Bedouin shepherds came across a set of scrolls in an urn in a cave near the Dead Sea in 1947.
Now, the phrase 'Dead Sea Scrolls' is one everyone will be familiar with, even if they have little idea what it really means. But in 1947, no one had any idea whether the parchments were of value, as the meaning of the texts and their exact age were not immediately obvious.
One student however, who came to Jerusalem on the basis of a series of cagey phone calls to those in charge at the American Schools of Oriental Research, had something of a head start.
John Trever had graduated from Yale Graduate School in 1943 with a doctorate in the Old Testament, in particular the Book of Isaiah, specialising in ancient Semitic languages. He realised quickly that a part of the text in front of him was in fact from Isaiah.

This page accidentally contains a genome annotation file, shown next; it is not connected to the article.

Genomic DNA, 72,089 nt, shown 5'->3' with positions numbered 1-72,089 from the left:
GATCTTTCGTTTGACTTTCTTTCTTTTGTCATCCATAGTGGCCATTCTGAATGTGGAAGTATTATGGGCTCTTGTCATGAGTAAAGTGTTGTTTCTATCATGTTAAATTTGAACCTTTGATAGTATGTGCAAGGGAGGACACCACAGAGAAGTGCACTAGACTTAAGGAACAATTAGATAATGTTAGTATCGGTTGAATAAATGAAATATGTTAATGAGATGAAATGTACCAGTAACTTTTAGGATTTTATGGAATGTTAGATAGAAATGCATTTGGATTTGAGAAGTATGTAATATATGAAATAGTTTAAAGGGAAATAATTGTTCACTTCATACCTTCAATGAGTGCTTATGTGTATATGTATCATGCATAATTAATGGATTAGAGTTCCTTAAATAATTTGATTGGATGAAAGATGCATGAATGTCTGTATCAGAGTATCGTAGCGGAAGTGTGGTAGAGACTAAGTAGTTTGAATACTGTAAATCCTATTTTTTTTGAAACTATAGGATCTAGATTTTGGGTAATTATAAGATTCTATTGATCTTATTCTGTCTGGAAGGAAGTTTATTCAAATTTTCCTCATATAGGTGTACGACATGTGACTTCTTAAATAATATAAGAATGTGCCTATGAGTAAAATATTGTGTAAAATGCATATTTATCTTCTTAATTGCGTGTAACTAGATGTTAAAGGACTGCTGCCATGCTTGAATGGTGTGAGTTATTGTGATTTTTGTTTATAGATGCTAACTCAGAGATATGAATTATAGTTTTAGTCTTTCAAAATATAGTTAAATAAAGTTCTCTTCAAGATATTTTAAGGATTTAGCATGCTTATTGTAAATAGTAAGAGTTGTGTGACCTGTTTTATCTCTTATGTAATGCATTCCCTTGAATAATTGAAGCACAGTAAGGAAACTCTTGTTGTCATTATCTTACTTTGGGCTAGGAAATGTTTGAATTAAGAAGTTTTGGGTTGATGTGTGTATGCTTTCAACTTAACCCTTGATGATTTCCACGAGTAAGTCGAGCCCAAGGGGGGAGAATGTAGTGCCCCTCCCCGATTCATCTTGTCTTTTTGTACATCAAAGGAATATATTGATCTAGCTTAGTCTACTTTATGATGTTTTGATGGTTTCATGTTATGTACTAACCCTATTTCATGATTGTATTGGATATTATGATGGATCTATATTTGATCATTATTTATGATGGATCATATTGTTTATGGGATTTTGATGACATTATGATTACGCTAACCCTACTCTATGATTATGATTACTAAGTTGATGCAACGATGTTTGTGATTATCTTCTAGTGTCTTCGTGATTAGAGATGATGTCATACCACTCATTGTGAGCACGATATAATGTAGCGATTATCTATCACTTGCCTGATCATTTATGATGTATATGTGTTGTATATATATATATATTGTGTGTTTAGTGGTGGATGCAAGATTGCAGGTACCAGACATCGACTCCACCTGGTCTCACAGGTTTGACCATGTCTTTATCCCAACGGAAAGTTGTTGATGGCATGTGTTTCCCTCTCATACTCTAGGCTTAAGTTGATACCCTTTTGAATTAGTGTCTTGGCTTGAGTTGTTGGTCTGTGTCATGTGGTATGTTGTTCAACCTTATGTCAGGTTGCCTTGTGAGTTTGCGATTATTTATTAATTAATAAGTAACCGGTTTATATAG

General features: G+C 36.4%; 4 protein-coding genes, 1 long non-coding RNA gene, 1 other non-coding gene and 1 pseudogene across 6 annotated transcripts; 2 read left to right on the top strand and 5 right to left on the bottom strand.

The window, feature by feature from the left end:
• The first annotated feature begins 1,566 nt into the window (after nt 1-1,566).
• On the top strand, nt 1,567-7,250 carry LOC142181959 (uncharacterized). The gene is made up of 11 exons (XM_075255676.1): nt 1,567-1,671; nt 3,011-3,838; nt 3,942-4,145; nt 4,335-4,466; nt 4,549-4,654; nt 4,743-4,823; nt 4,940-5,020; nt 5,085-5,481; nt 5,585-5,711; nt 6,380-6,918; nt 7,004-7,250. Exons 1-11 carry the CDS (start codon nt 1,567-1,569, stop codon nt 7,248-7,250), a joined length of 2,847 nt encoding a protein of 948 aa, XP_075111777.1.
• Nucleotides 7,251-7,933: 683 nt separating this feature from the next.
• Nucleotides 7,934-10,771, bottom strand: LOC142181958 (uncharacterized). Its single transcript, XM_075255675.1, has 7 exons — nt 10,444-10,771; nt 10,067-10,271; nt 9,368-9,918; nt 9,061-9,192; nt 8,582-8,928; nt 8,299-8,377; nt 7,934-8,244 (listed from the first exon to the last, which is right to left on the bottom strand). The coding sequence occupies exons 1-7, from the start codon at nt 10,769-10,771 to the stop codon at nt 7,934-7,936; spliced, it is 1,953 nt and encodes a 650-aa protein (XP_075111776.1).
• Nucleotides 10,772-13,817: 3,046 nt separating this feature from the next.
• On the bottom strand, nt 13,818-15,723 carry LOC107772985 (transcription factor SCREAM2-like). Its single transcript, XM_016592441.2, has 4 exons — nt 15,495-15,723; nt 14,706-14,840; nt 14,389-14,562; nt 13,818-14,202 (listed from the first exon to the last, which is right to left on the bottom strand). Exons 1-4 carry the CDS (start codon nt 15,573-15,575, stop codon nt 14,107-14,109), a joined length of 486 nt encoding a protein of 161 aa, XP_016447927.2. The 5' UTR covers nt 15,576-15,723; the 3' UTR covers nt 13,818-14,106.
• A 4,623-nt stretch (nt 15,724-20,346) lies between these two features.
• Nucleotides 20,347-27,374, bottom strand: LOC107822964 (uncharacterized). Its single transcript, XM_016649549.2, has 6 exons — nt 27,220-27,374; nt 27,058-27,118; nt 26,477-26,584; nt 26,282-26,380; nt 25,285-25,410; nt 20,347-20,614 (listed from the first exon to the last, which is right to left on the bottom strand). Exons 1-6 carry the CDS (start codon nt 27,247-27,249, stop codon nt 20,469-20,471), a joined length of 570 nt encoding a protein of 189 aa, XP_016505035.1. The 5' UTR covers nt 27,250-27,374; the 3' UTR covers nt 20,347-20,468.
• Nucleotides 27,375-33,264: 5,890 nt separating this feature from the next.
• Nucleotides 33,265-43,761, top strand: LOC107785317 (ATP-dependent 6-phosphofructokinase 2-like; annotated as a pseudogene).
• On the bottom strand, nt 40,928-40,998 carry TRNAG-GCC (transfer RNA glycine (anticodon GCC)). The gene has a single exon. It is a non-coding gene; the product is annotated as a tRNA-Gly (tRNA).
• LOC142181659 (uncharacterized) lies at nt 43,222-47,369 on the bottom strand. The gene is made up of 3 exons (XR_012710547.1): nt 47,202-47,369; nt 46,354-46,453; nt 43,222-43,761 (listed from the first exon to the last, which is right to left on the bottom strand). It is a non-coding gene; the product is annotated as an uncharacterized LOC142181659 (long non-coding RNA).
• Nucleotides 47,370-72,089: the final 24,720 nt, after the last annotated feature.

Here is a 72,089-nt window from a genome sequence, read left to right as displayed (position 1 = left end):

Trever knew that the scrolls contained by far the oldest version of Old Testament documents, alongside other unique documents relating to Jewish culture and morality from a similar age.
But they were falling apart.
Jerusalem in 1948 was a time of terrible strife as Palestine was split, and fragments were shaken off the documents whenever a mortar bomb landed within a short distance of the building. Trever realised that he needed to use his skills as a photographer to preserve the text.
This required film, of course, but there was little on sale in Jerusalem whilst gunmen roamed the streets. Time and again, Trever set off to seek out as much as possible, weaving through streets trying to avoid gunfire. He set up an impromptu photographic studio and set to work.
Today, an exhibition in Trever's native Milwaukee celebrates his workin preserving the texts.
While the original scrolls remain invaluable, Trever's photographs are also regarded as essential for studies of the deteriorating parchments. His willingness to face danger in order to safeguard historical artifacts has seen him referred to as the Indiana Jones of the Dead Sea Scrolls.
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